China is building a buyer’s group (or cartel) comprised of its major state oil companies. I’m frankly surprised that this wasn’t already the case, since everything else is tightly controlled in China.
Senior executives from China Petroleum (NYSE:SNP) & Chemical Corp., PetroChina Co., Cnooc Ltd. and Sinochem Group Co. are in advanced talks to iron out details of the plan, said people familiar with the initiative, who asked not to be identified as discussions are private and ongoing. The proposal has won the support of the Chinese central government and relevant industry watchdogs, the people said.
Since China is now the world’s largest importer of oil it only makes sense they would flip the switch and act as price makers rather than be price takers.
This makes perfect sense, economically, in the current environment as troubled oil exporters like Saudi Arabia continue to try and exert influence over the oil market.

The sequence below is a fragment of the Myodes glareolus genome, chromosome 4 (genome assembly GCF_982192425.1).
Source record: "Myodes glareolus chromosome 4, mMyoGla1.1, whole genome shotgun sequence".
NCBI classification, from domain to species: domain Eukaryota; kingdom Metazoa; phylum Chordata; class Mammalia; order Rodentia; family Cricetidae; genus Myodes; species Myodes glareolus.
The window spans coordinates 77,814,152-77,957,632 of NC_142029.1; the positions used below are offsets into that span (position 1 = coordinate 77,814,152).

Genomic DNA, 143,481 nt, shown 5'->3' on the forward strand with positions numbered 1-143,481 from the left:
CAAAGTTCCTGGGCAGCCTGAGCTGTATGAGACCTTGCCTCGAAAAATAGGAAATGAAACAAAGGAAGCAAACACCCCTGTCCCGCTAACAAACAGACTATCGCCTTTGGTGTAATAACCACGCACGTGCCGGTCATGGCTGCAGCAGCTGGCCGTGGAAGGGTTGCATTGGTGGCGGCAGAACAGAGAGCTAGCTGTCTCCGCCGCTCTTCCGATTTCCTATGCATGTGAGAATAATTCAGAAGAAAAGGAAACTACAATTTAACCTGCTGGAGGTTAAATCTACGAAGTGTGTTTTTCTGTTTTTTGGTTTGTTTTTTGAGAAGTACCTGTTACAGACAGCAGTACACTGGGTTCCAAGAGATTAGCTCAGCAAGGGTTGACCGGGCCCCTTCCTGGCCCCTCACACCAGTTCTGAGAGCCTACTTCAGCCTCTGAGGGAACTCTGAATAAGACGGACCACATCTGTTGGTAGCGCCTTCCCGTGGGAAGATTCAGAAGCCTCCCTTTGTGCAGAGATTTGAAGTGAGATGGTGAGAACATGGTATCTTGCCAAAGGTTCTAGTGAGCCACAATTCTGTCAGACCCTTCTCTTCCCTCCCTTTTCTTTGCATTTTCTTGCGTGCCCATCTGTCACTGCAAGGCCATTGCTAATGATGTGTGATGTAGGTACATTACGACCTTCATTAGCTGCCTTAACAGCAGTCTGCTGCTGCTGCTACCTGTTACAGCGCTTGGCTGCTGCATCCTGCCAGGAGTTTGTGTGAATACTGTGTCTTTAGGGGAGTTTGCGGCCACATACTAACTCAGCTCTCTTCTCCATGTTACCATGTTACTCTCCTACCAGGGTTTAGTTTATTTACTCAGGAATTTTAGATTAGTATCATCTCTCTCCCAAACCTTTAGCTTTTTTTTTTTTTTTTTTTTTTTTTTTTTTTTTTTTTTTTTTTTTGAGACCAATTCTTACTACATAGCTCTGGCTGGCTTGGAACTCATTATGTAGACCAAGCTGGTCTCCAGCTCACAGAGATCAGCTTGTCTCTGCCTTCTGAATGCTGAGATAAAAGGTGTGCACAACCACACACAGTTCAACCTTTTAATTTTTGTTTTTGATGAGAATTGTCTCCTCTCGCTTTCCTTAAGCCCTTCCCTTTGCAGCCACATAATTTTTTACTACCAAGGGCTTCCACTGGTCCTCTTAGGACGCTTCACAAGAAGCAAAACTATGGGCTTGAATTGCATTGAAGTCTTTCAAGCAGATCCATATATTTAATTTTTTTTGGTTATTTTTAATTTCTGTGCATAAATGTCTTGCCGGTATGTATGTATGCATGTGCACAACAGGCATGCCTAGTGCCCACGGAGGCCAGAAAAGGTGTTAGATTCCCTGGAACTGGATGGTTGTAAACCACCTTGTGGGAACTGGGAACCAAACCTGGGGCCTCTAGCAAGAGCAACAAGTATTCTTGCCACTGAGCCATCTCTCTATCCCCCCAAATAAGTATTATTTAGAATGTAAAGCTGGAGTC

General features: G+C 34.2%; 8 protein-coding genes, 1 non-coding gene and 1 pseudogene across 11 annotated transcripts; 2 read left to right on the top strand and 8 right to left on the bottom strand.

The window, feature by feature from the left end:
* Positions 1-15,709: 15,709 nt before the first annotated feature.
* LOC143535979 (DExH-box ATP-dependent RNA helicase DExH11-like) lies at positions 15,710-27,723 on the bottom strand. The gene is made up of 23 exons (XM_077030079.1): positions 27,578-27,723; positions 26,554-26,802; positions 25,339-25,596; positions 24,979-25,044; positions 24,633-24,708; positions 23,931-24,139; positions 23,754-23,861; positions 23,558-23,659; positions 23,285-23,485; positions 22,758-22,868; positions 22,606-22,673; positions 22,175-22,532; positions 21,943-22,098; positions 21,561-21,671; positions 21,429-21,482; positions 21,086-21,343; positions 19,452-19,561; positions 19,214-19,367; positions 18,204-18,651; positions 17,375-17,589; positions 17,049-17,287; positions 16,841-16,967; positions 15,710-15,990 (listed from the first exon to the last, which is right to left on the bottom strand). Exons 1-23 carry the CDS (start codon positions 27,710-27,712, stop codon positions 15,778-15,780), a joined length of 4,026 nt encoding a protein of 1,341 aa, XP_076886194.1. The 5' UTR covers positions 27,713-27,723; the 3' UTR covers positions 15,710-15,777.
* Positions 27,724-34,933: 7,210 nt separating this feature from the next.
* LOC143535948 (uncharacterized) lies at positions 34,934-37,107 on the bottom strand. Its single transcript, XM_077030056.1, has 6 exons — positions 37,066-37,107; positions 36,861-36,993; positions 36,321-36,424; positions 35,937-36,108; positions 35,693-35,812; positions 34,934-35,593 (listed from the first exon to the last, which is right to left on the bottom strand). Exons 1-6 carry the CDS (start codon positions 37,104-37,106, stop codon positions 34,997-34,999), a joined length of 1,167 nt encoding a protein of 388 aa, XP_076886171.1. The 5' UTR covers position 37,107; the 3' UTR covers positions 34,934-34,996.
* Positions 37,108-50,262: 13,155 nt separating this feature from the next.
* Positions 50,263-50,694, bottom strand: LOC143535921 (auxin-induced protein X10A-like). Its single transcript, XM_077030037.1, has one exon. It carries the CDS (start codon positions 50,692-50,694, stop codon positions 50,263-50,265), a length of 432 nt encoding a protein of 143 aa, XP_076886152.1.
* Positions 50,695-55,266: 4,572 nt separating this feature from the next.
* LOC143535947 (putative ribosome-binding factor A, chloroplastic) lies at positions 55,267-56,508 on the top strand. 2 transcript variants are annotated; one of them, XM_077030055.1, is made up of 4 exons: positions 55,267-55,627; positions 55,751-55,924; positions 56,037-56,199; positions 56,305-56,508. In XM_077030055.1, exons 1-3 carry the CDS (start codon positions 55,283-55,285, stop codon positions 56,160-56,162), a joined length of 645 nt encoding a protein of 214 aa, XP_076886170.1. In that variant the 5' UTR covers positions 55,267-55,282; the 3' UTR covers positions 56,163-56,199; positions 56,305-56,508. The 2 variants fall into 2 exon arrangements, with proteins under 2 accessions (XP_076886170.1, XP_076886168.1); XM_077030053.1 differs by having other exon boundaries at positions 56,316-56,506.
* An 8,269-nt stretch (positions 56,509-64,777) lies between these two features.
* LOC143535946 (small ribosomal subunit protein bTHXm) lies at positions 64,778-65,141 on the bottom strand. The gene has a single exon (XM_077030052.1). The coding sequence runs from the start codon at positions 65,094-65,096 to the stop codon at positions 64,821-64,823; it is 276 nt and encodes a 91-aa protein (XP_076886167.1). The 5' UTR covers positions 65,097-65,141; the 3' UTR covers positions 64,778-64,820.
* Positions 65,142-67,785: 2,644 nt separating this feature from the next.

The Saudis refuse to admit to themselves that their era of dominance over oil prices is, itself, over. As I noted in my blog from last week their attempt to gain market share through price slashing did nothing more than slash their own revenue to the bone, while making no new friends.
They shipped out 50% more oil and revenues plunged by 65%. They practically gave the stuff away in April. They had to. With the Riyal tied to the dollar they had to undercut Russian oil which trades in freely-floated rubles.
Because while China is certainly happy to pay less for oil, the knock-on effects of undermining its capital markets were and are far greater than the savings per barrel.
And that made them no new friends in the Poliburo.
That Crown Prince Mohammed bin Salman (MBS) acted to rashly in March I’m sure did not sit well with Chinese leadership. They clearly have no use for such an unreliable partner who refuses to take anything other than the U.S. dollar for its product.
To remind everyone, MBS threw his tantrum which locked up global markets after Russia’s refusal to agree to further OPEC+ production cuts in March. That precipitated the massive drop in oil prices which started the financial crisis.
So, it’s pretty obvious to me now that China seeks to further marginalize Saudi Arabia and the U.S. in the oil space.
The proof? Back to the Bloomberg article: